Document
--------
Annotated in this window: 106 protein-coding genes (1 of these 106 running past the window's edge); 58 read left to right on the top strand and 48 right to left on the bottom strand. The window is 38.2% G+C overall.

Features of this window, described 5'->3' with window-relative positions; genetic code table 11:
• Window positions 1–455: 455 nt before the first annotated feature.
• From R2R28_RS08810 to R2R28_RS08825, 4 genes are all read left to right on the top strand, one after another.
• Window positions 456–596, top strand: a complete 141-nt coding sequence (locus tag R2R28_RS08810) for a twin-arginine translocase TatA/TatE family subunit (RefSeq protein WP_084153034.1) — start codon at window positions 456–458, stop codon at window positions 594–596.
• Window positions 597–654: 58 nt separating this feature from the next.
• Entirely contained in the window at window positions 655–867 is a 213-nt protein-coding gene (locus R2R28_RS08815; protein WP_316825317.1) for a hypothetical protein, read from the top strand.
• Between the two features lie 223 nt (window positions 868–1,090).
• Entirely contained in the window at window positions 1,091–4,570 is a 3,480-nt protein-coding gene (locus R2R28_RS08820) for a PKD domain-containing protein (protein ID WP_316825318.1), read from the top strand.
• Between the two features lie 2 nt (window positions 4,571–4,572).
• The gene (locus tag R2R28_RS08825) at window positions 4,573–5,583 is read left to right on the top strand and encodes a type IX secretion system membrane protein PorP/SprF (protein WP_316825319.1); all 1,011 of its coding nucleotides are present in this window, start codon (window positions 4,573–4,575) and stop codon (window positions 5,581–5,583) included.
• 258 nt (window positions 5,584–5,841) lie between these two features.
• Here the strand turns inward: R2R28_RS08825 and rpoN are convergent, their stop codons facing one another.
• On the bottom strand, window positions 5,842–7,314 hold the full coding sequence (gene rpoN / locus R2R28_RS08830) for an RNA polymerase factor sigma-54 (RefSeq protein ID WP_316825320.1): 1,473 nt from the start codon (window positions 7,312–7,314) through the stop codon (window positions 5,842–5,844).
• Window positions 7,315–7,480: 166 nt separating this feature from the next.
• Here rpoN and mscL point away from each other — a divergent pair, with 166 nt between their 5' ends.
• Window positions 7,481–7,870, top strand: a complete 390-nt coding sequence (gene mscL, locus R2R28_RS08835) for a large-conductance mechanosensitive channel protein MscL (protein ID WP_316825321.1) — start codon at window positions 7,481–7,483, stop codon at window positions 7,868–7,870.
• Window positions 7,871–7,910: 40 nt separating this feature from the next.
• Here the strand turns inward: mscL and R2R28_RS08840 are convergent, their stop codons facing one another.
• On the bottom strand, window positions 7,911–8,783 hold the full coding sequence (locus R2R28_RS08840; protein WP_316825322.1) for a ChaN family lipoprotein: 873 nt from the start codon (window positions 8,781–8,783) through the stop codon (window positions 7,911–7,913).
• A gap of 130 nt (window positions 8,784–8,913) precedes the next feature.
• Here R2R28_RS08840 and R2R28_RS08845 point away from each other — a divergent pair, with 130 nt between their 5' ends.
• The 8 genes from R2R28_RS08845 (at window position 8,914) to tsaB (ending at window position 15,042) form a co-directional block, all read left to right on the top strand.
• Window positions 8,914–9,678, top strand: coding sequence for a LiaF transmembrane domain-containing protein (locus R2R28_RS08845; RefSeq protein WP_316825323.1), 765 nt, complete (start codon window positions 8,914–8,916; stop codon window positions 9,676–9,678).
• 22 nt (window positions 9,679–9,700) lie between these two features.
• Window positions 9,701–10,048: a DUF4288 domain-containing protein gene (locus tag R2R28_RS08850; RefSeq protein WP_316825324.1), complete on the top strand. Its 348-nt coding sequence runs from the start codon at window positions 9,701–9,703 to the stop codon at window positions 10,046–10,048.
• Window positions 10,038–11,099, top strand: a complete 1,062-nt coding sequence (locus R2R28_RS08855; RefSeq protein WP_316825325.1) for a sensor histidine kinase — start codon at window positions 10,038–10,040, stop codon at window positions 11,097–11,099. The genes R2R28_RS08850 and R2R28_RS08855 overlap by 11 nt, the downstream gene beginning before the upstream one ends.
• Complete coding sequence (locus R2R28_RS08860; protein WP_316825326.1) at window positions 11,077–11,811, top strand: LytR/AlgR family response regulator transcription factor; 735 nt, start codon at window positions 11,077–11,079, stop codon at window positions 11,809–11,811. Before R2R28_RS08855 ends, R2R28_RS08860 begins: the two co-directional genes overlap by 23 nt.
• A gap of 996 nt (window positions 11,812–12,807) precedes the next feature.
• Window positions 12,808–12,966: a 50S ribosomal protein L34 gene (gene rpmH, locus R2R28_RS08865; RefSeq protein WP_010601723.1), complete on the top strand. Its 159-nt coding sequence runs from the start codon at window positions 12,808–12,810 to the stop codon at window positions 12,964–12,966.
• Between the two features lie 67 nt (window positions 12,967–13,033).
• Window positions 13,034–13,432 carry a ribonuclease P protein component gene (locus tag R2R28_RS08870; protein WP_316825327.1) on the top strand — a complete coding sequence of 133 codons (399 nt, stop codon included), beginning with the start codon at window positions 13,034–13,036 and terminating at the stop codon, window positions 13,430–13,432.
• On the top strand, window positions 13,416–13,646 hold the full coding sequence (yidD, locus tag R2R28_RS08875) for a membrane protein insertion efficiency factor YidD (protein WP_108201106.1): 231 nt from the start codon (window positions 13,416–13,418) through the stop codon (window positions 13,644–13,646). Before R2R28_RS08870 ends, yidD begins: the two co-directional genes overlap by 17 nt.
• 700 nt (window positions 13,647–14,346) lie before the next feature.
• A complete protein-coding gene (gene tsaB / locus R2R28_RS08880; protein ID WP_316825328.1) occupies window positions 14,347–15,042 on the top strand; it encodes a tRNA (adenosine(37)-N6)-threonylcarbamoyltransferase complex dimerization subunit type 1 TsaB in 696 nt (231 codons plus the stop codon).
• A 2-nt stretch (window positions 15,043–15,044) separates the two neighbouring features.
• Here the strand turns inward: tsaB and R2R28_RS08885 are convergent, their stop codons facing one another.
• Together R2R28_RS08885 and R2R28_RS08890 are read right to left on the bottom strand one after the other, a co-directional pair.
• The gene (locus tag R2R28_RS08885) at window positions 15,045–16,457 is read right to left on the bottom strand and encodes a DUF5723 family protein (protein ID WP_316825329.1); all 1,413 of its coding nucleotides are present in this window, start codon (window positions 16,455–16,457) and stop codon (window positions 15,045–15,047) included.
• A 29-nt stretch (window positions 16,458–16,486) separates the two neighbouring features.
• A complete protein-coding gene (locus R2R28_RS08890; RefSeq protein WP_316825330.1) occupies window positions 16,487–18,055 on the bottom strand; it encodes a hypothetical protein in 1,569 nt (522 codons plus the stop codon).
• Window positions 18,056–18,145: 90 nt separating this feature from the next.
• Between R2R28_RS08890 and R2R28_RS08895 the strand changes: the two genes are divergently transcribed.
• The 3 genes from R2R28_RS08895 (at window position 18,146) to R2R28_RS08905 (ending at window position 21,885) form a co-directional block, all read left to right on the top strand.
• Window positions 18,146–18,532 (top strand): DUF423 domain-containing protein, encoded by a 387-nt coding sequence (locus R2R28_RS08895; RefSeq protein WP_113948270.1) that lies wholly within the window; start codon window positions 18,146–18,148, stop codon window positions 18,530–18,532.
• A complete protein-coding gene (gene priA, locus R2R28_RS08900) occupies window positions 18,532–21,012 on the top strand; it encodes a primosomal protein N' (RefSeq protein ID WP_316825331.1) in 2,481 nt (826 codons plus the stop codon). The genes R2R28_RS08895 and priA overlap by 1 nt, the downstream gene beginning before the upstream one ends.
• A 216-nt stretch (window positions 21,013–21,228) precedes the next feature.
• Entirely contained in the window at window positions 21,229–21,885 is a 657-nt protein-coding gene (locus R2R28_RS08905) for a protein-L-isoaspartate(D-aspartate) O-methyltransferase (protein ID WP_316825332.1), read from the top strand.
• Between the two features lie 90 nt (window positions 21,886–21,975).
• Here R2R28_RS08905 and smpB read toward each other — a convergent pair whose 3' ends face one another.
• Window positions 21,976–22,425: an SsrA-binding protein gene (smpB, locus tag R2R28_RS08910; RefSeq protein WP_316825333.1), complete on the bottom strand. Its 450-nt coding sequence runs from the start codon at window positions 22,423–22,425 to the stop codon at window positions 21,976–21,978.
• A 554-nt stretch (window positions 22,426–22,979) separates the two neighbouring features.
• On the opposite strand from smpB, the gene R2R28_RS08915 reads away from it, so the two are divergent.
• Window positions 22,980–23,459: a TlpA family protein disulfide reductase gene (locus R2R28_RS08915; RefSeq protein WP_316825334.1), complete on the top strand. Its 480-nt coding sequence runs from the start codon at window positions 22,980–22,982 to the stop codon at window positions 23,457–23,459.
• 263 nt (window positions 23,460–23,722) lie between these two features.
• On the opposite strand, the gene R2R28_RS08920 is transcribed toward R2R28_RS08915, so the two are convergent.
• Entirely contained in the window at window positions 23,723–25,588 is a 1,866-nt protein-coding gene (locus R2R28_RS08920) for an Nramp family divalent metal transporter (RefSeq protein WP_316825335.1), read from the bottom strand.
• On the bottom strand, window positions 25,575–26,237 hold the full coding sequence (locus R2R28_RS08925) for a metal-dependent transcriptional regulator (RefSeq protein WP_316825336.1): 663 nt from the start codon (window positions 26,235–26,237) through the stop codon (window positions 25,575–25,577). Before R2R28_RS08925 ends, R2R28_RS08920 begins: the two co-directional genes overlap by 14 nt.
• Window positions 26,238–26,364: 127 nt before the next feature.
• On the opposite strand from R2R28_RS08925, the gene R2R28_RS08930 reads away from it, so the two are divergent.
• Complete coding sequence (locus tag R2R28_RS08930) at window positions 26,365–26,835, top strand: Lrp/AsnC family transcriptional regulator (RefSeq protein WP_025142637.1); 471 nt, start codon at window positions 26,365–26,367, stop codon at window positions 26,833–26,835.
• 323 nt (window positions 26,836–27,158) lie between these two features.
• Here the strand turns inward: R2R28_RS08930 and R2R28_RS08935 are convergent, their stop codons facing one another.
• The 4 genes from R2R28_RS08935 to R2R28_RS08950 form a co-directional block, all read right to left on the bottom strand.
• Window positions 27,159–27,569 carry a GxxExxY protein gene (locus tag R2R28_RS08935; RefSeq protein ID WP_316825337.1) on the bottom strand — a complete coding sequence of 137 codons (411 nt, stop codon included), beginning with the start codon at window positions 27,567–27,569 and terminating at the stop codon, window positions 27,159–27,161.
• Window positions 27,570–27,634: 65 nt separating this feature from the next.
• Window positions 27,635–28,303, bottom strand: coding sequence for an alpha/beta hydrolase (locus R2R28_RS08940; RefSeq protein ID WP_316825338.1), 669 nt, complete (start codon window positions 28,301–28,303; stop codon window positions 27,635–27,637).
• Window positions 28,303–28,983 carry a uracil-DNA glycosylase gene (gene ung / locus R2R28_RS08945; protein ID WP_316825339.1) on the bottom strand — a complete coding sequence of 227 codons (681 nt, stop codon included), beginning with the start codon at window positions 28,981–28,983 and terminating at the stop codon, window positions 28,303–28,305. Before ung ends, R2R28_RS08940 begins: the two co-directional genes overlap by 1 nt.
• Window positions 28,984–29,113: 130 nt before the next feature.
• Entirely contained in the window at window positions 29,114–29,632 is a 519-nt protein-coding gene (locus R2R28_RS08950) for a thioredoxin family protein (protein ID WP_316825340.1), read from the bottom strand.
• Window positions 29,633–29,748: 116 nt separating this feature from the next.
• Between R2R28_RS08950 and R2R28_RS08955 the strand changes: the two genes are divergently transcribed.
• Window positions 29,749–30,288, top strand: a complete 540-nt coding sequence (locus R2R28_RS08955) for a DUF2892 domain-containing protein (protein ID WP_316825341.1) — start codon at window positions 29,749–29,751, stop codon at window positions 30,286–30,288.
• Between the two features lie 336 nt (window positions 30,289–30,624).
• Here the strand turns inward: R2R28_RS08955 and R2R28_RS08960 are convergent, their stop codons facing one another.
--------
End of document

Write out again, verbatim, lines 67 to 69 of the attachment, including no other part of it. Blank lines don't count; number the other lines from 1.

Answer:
• Window positions 27,635–28,303, bottom strand: coding sequence for an alpha/beta hydrolase (locus R2R28_RS08940; RefSeq protein ID WP_316825338.1), 669 nt, complete (start codon window positions 28,301–28,303; stop codon window positions 27,635–27,637).
• Window positions 28,303–28,983 carry a uracil-DNA glycosylase gene (gene ung / locus R2R28_RS08945; protein ID WP_316825339.1) on the bottom strand — a complete coding sequence of 227 codons (681 nt, stop codon included), beginning with the start codon at window positions 28,981–28,983 and terminating at the stop codon, window positions 28,303–28,305. Before ung ends, R2R28_RS08940 begins: the two co-directional genes overlap by 1 nt.
• Window positions 28,984–29,113: 130 nt before the next feature.